Air BnB has come a long way from helping couch surfers in 2008 to nice out of town digs by way of air mattresses and breakfast. The company is worth billions and is found in 191 countries, with over a million options for places to stay. According to the company website, they offer everything from castles to beach houses and from condos to treehouses. With so many choices, it can be a little overwhelming for travelers to know what's the best fit for them on their trip. Any one who has ever rented a place sight truly unseen, (except for posted pictures) knows there's some risk involved.
I remember taking our kids on a trip to the mountains, and we pulled up in front of a row of dilapidated cabins as we came into the small mountain town. "Here we are, kids!" we shouted gleefully. The kids said absolutely nothing. They didn't even breathe or twitch. Finally, we owned up to the joke, and told them that wasn't the condo with a hot tub and fireplace we had promised them. But for some travelers the joke is real. So, doing your homework before arriving or even booking is mandatory if you want to avoid heartbreak and disappointment on your vacation.
Perhaps the most important thing for anyone staying with AirBnB is to know the host. You can find out a lot just by reading the listing very carefully. From this, you can eliminate some questions from your list, and probably come up with some new ones.
When you make contact with the host, note how long it took to get a response and evaluate the quality of the reply. Were they curt and more than a little short with you? Was the person courteous and warm in their reply? Everyone has the occasional bad day, but since they are choosing to rent out rooms or their place, they aren't exactly getting a cold call from a bill collector when you contact them.
For that reason, you should expect some baseline friendliness. If it takes an exorbitant amount of time to hear back, you can only assume that should you rent from them, they may be just as slow to respond if there is a problem with the rental. Imagine having a water leak or an emergency and the host being so terribly slow to reply or difficult to get a hold of.
First impressions definitely count on a job interview, and they also do on AirBnb! Also, make sure your host is verified, and that they are indeed who they say they are. According to jennarobbins.com, "Airbnb offers a host verification process that lets guests know that they are indeed dealing with a real person. It’s not perfect, but it’s an extra layer of security that I look for."
When I prepare for a trip, I read everything. I mean everything! So naturally, that means all 425 reviews of a place, if that's how many exist. If it's out there, I want to know what it says! My guy, however, takes a quick glance, and goes on gut. If it's not what he expects, then he'll deal with it when he gets there. That's dicey prep work to my thinking, so we try to compromise.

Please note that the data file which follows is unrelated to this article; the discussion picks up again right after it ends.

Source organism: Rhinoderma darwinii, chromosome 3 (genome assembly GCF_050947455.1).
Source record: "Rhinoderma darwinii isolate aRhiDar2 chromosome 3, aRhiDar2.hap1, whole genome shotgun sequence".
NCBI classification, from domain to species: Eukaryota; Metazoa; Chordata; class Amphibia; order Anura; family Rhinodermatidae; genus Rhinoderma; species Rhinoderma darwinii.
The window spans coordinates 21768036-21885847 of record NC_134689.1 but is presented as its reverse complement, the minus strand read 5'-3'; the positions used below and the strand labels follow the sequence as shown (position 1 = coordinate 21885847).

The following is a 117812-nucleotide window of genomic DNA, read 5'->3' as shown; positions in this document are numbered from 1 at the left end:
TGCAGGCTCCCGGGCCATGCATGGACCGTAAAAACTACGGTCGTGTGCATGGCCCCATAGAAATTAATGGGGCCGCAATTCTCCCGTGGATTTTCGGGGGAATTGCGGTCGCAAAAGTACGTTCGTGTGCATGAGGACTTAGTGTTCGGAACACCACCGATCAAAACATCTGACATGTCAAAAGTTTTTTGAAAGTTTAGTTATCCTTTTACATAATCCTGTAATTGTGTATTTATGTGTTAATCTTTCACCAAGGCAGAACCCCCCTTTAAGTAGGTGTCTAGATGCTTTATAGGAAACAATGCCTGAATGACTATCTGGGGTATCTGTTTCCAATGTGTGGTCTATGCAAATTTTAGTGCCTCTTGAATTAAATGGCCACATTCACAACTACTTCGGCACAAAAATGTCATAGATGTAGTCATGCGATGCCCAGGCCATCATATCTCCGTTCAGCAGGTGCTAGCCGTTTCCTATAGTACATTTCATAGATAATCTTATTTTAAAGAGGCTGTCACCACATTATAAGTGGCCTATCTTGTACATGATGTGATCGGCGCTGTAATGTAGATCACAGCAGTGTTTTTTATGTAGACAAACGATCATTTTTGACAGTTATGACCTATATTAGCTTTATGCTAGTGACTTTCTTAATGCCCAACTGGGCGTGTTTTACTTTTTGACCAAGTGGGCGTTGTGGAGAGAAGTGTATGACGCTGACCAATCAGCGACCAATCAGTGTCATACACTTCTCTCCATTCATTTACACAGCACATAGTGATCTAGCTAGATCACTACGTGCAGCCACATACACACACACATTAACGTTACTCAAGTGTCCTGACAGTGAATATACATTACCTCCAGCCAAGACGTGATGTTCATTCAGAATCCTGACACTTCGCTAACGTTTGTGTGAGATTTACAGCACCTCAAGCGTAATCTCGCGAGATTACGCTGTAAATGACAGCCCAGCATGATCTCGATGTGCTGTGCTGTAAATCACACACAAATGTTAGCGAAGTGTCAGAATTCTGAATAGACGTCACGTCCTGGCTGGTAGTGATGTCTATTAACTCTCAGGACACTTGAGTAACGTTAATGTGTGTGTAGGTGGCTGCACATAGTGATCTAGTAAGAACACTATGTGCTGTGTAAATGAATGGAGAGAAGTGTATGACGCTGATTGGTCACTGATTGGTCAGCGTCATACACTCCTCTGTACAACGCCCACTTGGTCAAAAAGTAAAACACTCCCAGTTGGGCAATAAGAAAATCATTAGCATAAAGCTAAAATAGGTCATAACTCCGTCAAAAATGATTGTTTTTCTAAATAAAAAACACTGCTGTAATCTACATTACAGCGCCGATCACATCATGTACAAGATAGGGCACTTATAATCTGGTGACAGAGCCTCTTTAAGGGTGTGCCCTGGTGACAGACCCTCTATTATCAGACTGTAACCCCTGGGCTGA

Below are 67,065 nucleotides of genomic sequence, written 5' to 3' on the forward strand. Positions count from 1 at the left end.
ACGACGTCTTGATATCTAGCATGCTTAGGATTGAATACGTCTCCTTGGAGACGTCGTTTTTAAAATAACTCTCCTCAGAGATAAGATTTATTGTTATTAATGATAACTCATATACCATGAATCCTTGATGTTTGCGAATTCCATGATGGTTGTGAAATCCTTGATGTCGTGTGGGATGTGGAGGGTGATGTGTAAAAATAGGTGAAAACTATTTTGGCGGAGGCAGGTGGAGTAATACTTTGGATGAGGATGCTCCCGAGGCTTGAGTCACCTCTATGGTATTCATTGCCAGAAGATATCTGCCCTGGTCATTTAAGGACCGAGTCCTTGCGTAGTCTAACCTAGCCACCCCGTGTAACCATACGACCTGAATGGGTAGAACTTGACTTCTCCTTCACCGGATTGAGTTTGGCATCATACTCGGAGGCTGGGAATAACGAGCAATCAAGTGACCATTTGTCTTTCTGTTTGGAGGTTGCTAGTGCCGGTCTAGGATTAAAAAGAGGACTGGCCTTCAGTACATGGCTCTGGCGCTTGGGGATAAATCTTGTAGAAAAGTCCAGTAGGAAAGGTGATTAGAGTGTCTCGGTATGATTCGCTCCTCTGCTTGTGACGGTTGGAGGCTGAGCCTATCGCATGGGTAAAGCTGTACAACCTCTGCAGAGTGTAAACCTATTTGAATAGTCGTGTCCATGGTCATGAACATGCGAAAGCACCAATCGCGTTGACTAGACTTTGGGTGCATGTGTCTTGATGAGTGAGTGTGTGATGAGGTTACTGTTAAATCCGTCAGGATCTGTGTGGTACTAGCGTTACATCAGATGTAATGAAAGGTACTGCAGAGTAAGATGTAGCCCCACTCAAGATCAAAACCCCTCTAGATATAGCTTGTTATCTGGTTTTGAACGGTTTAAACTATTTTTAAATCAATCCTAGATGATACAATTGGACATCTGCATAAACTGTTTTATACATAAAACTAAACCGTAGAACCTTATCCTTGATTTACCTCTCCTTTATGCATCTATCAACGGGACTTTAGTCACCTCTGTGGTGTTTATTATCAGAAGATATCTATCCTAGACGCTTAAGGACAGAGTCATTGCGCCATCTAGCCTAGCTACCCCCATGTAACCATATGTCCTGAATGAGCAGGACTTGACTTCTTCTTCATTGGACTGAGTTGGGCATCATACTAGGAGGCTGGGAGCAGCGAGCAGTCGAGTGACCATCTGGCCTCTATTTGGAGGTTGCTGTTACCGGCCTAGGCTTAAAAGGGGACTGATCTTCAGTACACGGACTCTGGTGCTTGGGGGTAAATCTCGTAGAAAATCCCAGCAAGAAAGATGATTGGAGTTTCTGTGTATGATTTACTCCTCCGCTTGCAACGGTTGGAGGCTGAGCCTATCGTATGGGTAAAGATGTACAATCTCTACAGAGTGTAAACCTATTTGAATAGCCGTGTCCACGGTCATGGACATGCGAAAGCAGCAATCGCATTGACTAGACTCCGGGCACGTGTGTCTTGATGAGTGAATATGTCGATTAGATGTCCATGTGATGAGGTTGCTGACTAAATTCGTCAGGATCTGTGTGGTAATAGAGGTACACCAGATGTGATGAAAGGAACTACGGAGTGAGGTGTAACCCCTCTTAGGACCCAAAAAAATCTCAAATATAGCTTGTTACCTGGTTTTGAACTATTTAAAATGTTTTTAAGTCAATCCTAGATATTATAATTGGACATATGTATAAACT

If there are too many unknowns, skimping on reading reviews can really jeopardize your trip. If you know the area, and feel the host is upfront and honest, perhaps just reading several reviews and taking the overall temperature of the feedback will be sufficient. But with more unknowns, read the reviews more closely. Are there hints of trouble masquerading as compliments? For instance, cute and cozy often means tiny! A host described as always nearby and detail-oriented, may mean a nitpicking meddler.
Of course, even the most idyllic spots and professional hosts can get the occasional negative review. If out of 35 reviews, only one complained loudly, I'd take that negative with a grain of salt. That's especially true if the other reviews seem quite contradictory to that slam review.
A picture's worth a thousand words, a really great one will sell a potential visitor on a place. According to cnet.com, you want to look closely at the pictures.
Look for the AirBnb's watermark on the photos. This indicates that a real, bonafide AirBnB photographer went to that place and this is what is really there.
However, also remember that a professional photographer is paid to make those pictures look as wonderful as possible. Just like Kim Kardashian is lovely and has a great body, she does use tools to better her look in pictures. Lighting, filters and knowledge about how to use a camera will enhance everything.
Be specific in what you look for in those photos, and this is especially crucial in remote or foreign locations. What you may think of as a must in a rental, may not be an idea universally shared. For instance, what you believe constitutes a kitchen may be a full stove, fridge and microwave, as well as an oven. Not necessarily the case for all folks, so look for everything. Personally, I worry when certain rooms are left out altogether, especially bathrooms. I become concerned about why they left them out. Is it a glorified outhouse full of mildew? What are they hiding? Look at pictures closely to make sure you see what you need to.
Always check the fine print. We've all heard that advice time and again, but when your vacation is riding on it, you better heed that old advice. Pay extra attention to any special policies the host may have. If you aren't sure what it means, definitely email the host for clarification.
Also, even if you are 100 percent sure your vacation is going ahead as planned, still double check those cancellation policies. What if Junior wakes up with a temperature of 103 degrees the morning you are set to leave, a tropical storm closes the airport, or leeches descend upon the destination? In other words, don't assume all will go as planned, and find out what happens if it doesn't work out. What are the terms of changing a date of your stay? What happens if you need to cancel the reservation three weeks out? Are you out your dough? What if the host needs to alter or cancel your dates? Are you going to lose out?
Don't hesitate to ask about any policies that seem unclear to you. And be certain you know what it means when it says, the guest is responsible for... because, you are responsible whether you understood it or not.
Chances are, you picked your AirBnB rental out because of where it is in proximity to something else, be it a theme park, a relative or the beach. But looking at a map will only tell part of the story.